NATO

Europe and the Iran Deal: Between a rock and a hard place

After more than a year of uncertainty, President Trump announced that the United States would reimpose sanctions against Iran in violation of the JCPoA (Joint Comprehensive Plan of Action), more commonly known as the Iran Deal. This leaves the multilateral agreement the US signed with China, France, Germany, Iran, Russia, the UK and the EU in 2015 to prevent Iranian nuclear proliferation in limbo. Now Washington finds itself at loggerheads with its European allies.

Trump’s Nuclear Posture Review endangers Europe

Last Friday, the United States published its Nuclear Posture Review. If enacted this would undermine attempts to reduce nuclear tensions in Europe since the end of the Cold War. While most Europeans would consider nuclear weapons to be a last resort, President Trump intends to increase the US’ reliance on non-strategic nuclear weapons and develop a range of new nuclear weapons for new missions across Europe.

Clarifying Command on US Nuclear Weapons

Here’s a terrifying prospect: President Donald Trump with his finger on the nuclear button. This erratic narcissist with little knowledge of the world and, according to his former ghost writer, an attention span of five minutes, with the power to set off a nuclear war.  This seems unlikely to come about now, with Trump trailing in the polls, but the election is some way off and it cannot be ruled out.

NATO’s 2016 Warsaw Summit: symbolism of a mature alliance?

When NATO heads of state and government enter the halls of the National Stadium in  Warsaw for their Summit meeting on Friday, July 8th they will do so with mixed anxieties. They will review the successful implementation of their 2014 Wales Summit commitments, in particular the NATO Readiness Action Plan and the partial reversal of the trend of declining defence budgets.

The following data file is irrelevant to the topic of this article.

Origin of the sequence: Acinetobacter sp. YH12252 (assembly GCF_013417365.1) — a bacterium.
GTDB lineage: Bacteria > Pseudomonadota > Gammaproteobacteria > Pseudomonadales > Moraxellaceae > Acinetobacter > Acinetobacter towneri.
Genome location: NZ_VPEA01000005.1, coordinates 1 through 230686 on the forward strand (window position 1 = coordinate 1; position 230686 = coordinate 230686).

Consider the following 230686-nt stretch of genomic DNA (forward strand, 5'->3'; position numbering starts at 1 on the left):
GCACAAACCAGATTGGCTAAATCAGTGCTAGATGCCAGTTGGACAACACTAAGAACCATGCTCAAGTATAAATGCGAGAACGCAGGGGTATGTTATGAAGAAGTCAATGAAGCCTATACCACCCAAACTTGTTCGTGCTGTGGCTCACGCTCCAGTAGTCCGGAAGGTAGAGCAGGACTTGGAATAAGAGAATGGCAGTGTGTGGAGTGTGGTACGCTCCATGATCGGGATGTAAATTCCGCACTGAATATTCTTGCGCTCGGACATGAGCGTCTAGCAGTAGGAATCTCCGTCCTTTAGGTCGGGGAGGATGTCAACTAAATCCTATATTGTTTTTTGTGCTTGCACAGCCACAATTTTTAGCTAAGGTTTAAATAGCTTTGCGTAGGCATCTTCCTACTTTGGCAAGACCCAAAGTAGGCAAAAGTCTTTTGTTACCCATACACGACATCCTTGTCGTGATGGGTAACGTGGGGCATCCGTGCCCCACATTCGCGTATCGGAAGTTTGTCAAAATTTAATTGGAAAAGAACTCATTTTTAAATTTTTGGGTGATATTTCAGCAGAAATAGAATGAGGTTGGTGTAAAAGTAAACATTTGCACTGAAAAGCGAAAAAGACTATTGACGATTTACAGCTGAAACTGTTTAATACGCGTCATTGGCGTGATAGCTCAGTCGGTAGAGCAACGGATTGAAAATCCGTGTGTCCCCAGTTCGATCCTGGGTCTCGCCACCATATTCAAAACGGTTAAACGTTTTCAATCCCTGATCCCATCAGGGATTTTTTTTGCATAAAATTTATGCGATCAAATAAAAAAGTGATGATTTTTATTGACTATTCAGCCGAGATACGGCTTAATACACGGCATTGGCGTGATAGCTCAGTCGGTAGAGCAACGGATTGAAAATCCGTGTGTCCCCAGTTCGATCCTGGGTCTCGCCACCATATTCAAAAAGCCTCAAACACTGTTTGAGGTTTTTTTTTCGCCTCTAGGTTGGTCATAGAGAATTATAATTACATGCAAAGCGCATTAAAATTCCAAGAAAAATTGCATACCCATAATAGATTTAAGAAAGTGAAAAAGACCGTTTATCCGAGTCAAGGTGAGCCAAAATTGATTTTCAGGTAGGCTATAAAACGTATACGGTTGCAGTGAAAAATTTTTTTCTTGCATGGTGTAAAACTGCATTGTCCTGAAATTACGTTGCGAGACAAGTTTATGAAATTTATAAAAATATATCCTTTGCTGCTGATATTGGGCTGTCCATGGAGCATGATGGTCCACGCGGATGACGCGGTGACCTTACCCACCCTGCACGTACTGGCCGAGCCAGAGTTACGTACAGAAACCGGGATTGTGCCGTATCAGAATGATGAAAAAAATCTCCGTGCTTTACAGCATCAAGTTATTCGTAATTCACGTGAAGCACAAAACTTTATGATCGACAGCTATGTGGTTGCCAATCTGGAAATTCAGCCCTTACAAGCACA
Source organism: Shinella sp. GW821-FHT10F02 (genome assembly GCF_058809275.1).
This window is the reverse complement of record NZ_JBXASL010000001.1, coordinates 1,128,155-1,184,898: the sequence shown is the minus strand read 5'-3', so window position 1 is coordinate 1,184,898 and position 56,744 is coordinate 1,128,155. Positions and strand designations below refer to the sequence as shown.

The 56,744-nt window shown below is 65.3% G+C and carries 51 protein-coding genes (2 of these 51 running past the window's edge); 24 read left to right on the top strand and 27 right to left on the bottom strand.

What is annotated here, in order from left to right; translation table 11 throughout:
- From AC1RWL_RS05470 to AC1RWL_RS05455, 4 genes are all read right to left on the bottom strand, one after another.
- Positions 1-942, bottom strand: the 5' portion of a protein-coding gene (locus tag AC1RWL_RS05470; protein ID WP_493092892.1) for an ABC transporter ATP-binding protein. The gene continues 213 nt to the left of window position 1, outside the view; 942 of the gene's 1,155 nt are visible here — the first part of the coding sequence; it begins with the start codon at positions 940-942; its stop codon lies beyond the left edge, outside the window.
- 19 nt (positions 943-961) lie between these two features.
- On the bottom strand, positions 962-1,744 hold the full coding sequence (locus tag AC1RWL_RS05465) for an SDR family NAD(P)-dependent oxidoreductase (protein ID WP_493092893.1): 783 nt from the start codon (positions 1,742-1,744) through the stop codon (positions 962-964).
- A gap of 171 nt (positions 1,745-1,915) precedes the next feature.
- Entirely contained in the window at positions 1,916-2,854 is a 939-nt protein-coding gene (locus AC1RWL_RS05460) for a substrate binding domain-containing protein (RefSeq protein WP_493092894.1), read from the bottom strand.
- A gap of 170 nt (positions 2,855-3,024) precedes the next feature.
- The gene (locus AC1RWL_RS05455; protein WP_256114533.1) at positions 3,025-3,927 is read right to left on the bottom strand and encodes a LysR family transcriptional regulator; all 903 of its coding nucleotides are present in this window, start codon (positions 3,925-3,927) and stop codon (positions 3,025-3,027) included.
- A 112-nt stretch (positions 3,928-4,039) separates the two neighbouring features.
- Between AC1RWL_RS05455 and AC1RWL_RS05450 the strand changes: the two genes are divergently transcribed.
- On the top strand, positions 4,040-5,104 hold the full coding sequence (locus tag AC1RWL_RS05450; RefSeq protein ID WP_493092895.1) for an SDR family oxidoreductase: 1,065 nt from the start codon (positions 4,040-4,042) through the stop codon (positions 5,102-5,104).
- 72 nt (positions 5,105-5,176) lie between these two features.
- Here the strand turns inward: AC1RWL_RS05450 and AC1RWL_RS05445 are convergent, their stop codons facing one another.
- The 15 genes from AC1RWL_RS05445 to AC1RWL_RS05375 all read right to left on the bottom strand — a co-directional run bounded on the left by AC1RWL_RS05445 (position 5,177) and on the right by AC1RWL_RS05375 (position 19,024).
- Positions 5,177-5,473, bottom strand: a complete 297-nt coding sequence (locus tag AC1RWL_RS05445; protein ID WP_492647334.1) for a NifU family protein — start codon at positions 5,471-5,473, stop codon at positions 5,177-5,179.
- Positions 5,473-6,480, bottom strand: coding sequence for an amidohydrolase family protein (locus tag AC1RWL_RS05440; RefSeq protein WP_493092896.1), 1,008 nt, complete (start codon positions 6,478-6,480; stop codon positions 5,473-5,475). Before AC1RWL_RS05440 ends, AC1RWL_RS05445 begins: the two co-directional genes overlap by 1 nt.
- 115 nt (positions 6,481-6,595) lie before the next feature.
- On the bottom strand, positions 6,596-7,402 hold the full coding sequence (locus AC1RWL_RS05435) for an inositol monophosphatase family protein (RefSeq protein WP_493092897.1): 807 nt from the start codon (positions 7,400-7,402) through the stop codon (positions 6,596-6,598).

The LRSO: It’s Time for Arms Control

The Pentagon’s plans to acquire a new nuclear air-launched cruise missile (ALCM), known so far as the Long-Range Standoff Weapon (LRSO), remain live. On 16th June, the House of Representatives rejected an amendment to reduce funding for the development of the LRSO. If adopted, the cut would have slowed the development of the new weapon by three years, perhaps buying enough time to reconsider the wisdom behind the programme.

Understanding the new arms race

The stand-off between Russia and the West has prompted triggered fears of a renewed East-West clash. Amidst this climate of confrontation, nuclear weapons have regained some relevance for strategists on both sides, and political leaders have implied veiled nuclear threats. Against this background, the nuclear arsenals of both the US and Russian are undergoing important and costly modernisation programmes.

From Munich to Warsaw: NATO rethinks deterrence

The Munich Security Conference is possibly the biggest annual event in the calendar for global elites talking strategic security and stability. This year’s shindig confirmed that the myriad of challenges facing the world is as complex as ever. One issue in particular was vexing delegates: the confrontation between the West and Russia and its implications for NATO’s eastern flank.

New Nukes, New Missions, New Insecurities: Implications of the Nuclear Posture Review for Europe

The US’ Nuclear Posture Review, to be published early next year, will make decisions on modernising the US nuclear arsenal that could impact on systems operational until the end of the century. Speculation abounds, and many fear the the NPR could expand the size and remit of nuclear operations. It was reported that Congress and US allies were briefed this September on its progress. According to Julian Borger of The Guardian, the NPR is considering:

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